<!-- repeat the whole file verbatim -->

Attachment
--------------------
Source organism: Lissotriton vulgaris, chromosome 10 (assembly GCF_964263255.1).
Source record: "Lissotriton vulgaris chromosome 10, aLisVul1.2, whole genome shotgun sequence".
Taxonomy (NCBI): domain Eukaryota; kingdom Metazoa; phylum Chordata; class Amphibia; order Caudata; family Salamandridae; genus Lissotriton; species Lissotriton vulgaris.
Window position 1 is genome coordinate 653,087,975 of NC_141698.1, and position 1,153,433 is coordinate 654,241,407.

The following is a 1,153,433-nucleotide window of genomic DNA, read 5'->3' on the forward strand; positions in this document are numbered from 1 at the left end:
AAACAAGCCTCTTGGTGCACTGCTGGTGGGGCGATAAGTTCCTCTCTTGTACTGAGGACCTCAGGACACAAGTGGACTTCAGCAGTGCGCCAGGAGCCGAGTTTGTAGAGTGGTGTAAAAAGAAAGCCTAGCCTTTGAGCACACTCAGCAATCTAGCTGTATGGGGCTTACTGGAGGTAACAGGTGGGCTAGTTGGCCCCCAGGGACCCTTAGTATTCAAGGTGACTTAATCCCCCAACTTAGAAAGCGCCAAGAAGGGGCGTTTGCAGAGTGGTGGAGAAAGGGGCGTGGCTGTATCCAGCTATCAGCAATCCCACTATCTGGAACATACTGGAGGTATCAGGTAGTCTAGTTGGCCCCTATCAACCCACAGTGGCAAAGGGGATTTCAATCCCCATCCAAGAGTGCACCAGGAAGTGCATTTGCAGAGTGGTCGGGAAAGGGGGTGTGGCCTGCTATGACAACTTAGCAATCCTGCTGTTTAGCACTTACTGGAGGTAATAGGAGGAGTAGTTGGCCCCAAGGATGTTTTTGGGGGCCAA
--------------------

Source organism: Lissotriton vulgaris, chromosome 10 (assembly GCF_964263255.1).
Source record: "Lissotriton vulgaris chromosome 10, aLisVul1.2, whole genome shotgun sequence".
Taxonomy (NCBI): domain Eukaryota; kingdom Metazoa; phylum Chordata; class Amphibia; order Caudata; family Salamandridae; genus Lissotriton; species Lissotriton vulgaris.
Window position 1 is genome coordinate 653,087,975 of NC_141698.1, and position 1,153,433 is coordinate 654,241,407.

The following is a 1,153,433-nucleotide window of genomic DNA, read 5'->3' on the forward strand; positions in this document are numbered from 1 at the left end:
AAACAAGCCTCTTGGTGCACTGCTGGTGGGGCGATAAGTTCCTCTCTTGTACTGAGGACCTCAGGACACAAGTGGACTTCAGCAGTGCGCCAGGAGCCGAGTTTGTAGAGTGGTGTAAAAAGAAAGCCTAGCCTTTGAGCACACTCAGCAATCTAGCTGTATGGGGCTTACTGGAGGTAACAGGTGGGCTAGTTGGCCCCCAGGGACCCTTAGTATTCAAGGTGACTTAATCCCCCAACTTAGAAAGCGCCAAGAAGGGGCGTTTGCAGAGTGGTGGAGAAAGGGGCGTGGCTGTATCCAGCTATCAGCAATCCCACTATCTGGAACATACTGGAGGTATCAGGTAGTCTAGTTGGCCCCTATCAACCCACAGTGGCAAAGGGGATTTCAATCCCCATCCAAGAGTGCACCAGGAAGTGCATTTGCAGAGTGGTCGGGAAAGGGGGTGTGGCCTGCTATGACAACTTAGCAATCCTGCTGTTTAGCACTTACTGGAGGTAATAGGAGGAGTAGTTGGCCCCAAGGATGTTTTTGGGGGCCAA